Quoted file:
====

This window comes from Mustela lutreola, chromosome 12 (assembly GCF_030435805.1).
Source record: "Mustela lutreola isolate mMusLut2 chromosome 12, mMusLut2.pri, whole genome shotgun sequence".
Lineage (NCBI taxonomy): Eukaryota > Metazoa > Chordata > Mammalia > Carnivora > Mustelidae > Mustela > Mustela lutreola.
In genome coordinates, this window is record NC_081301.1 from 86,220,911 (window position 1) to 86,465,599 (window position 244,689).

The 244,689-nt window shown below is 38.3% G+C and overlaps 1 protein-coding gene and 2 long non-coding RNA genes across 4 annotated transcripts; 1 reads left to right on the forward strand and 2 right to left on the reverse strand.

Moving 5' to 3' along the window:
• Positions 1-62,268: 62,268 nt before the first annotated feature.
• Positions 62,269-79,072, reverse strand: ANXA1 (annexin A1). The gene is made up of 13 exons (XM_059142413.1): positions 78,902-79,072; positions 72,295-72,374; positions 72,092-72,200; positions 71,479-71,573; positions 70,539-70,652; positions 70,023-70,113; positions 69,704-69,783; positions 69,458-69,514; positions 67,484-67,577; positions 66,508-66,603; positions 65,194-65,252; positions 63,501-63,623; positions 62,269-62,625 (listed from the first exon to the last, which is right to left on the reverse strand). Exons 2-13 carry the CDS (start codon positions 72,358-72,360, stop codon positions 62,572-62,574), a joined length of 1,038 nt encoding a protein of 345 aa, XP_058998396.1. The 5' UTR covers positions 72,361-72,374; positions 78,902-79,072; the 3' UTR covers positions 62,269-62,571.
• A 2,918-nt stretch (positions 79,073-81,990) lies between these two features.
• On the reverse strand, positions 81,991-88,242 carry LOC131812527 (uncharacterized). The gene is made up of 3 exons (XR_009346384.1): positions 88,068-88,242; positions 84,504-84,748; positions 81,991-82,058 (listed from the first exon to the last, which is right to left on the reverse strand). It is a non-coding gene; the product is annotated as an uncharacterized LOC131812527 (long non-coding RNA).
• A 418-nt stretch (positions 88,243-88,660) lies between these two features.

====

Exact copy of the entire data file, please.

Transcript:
This window comes from Mustela lutreola, chromosome 12 (assembly GCF_030435805.1).
Source record: "Mustela lutreola isolate mMusLut2 chromosome 12, mMusLut2.pri, whole genome shotgun sequence".
Lineage (NCBI taxonomy): Eukaryota > Metazoa > Chordata > Mammalia > Carnivora > Mustelidae > Mustela > Mustela lutreola.
In genome coordinates, this window is record NC_081301.1 from 86,220,911 (window position 1) to 86,465,599 (window position 244,689).

The 244,689-nt window shown below is 38.3% G+C and overlaps 1 protein-coding gene and 2 long non-coding RNA genes across 4 annotated transcripts; 1 reads left to right on the forward strand and 2 right to left on the reverse strand.

Moving 5' to 3' along the window:
• Positions 1-62,268: 62,268 nt before the first annotated feature.
• Positions 62,269-79,072, reverse strand: ANXA1 (annexin A1). The gene is made up of 13 exons (XM_059142413.1): positions 78,902-79,072; positions 72,295-72,374; positions 72,092-72,200; positions 71,479-71,573; positions 70,539-70,652; positions 70,023-70,113; positions 69,704-69,783; positions 69,458-69,514; positions 67,484-67,577; positions 66,508-66,603; positions 65,194-65,252; positions 63,501-63,623; positions 62,269-62,625 (listed from the first exon to the last, which is right to left on the reverse strand). Exons 2-13 carry the CDS (start codon positions 72,358-72,360, stop codon positions 62,572-62,574), a joined length of 1,038 nt encoding a protein of 345 aa, XP_058998396.1. The 5' UTR covers positions 72,361-72,374; positions 78,902-79,072; the 3' UTR covers positions 62,269-62,571.
• A 2,918-nt stretch (positions 79,073-81,990) lies between these two features.
• On the reverse strand, positions 81,991-88,242 carry LOC131812527 (uncharacterized). The gene is made up of 3 exons (XR_009346384.1): positions 88,068-88,242; positions 84,504-84,748; positions 81,991-82,058 (listed from the first exon to the last, which is right to left on the reverse strand). It is a non-coding gene; the product is annotated as an uncharacterized LOC131812527 (long non-coding RNA).
• A 418-nt stretch (positions 88,243-88,660) lies between these two features.